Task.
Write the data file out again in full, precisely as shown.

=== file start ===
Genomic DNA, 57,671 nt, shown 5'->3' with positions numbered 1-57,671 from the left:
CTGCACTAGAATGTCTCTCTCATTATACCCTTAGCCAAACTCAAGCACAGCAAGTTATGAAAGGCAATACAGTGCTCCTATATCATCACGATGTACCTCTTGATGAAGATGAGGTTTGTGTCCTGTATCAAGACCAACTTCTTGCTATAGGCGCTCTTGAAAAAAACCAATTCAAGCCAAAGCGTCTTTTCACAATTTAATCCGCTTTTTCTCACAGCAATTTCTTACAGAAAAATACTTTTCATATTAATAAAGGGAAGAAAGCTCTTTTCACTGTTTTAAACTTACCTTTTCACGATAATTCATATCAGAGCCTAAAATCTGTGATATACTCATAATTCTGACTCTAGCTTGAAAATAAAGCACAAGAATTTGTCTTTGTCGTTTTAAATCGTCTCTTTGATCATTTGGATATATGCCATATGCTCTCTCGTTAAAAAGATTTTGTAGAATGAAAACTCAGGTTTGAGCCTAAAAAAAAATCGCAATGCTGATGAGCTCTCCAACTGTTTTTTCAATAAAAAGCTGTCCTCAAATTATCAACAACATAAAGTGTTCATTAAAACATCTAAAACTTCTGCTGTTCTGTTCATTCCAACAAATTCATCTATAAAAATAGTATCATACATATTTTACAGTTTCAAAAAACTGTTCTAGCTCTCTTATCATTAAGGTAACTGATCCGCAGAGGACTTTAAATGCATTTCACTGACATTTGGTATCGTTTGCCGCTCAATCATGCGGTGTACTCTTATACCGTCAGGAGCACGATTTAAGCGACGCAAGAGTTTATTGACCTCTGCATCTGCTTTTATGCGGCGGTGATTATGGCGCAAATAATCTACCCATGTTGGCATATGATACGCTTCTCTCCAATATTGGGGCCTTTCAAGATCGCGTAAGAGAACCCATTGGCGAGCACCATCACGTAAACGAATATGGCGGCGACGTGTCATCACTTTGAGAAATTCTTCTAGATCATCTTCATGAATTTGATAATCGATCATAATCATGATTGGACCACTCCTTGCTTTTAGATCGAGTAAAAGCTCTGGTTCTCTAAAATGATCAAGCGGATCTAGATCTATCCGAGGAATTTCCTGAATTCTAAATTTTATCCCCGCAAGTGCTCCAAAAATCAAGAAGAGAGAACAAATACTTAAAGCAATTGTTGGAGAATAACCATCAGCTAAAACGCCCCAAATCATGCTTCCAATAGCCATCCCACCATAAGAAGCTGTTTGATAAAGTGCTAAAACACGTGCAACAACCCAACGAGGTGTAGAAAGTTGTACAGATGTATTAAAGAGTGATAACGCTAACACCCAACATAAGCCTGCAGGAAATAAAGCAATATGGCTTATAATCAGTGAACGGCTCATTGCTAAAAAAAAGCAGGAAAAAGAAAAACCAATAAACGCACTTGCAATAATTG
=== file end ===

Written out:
Genomic DNA, 57,671 nt, shown 5'->3' with positions numbered 1-57,671 from the left:
CTGCACTAGAATGTCTCTCTCATTATACCCTTAGCCAAACTCAAGCACAGCAAGTTATGAAAGGCAATACAGTGCTCCTATATCATCACGATGTACCTCTTGATGAAGATGAGGTTTGTGTCCTGTATCAAGACCAACTTCTTGCTATAGGCGCTCTTGAAAAAAACCAATTCAAGCCAAAGCGTCTTTTCACAATTTAATCCGCTTTTTCTCACAGCAATTTCTTACAGAAAAATACTTTTCATATTAATAAAGGGAAGAAAGCTCTTTTCACTGTTTTAAACTTACCTTTTCACGATAATTCATATCAGAGCCTAAAATCTGTGATATACTCATAATTCTGACTCTAGCTTGAAAATAAAGCACAAGAATTTGTCTTTGTCGTTTTAAATCGTCTCTTTGATCATTTGGATATATGCCATATGCTCTCTCGTTAAAAAGATTTTGTAGAATGAAAACTCAGGTTTGAGCCTAAAAAAAAATCGCAATGCTGATGAGCTCTCCAACTGTTTTTTCAATAAAAAGCTGTCCTCAAATTATCAACAACATAAAGTGTTCATTAAAACATCTAAAACTTCTGCTGTTCTGTTCATTCCAACAAATTCATCTATAAAAATAGTATCATACATATTTTACAGTTTCAAAAAACTGTTCTAGCTCTCTTATCATTAAGGTAACTGATCCGCAGAGGACTTTAAATGCATTTCACTGACATTTGGTATCGTTTGCCGCTCAATCATGCGGTGTACTCTTATACCGTCAGGAGCACGATTTAAGCGACGCAAGAGTTTATTGACCTCTGCATCTGCTTTTATGCGGCGGTGATTATGGCGCAAATAATCTACCCATGTTGGCATATGATACGCTTCTCTCCAATATTGGGGCCTTTCAAGATCGCGTAAGAGAACCCATTGGCGAGCACCATCACGTAAACGAATATGGCGGCGACGTGTCATCACTTTGAGAAATTCTTCTAGATCATCTTCATGAATTTGATAATCGATCATAATCATGATTGGACCACTCCTTGCTTTTAGATCGAGTAAAAGCTCTGGTTCTCTAAAATGATCAAGCGGATCTAGATCTATCCGAGGAATTTCCTGAATTCTAAATTTTATCCCCGCAAGTGCTCCAAAAATCAAGAAGAGAGAACAAATACTTAAAGCAATTGTTGGAGAATAACCATCAGCTAAAACGCCCCAAATCATGCTTCCAATAGCCATCCCACCATAAGAAGCTGTTTGATAAAGTGCTAAAACACGTGCAACAACCCAACGAGGTGTAGAAAGTTGTACAGATGTATTAAAGAGTGATAACGCTAACACCCAACATAAGCCTGCAGGAAATAAAGCAATATGGCTTATAATCAGTGAACGGCTCATTGCTAAAAAAAAGCAGGAAAAAGAAAAACCAATAAACGCACTTGCAATAATTG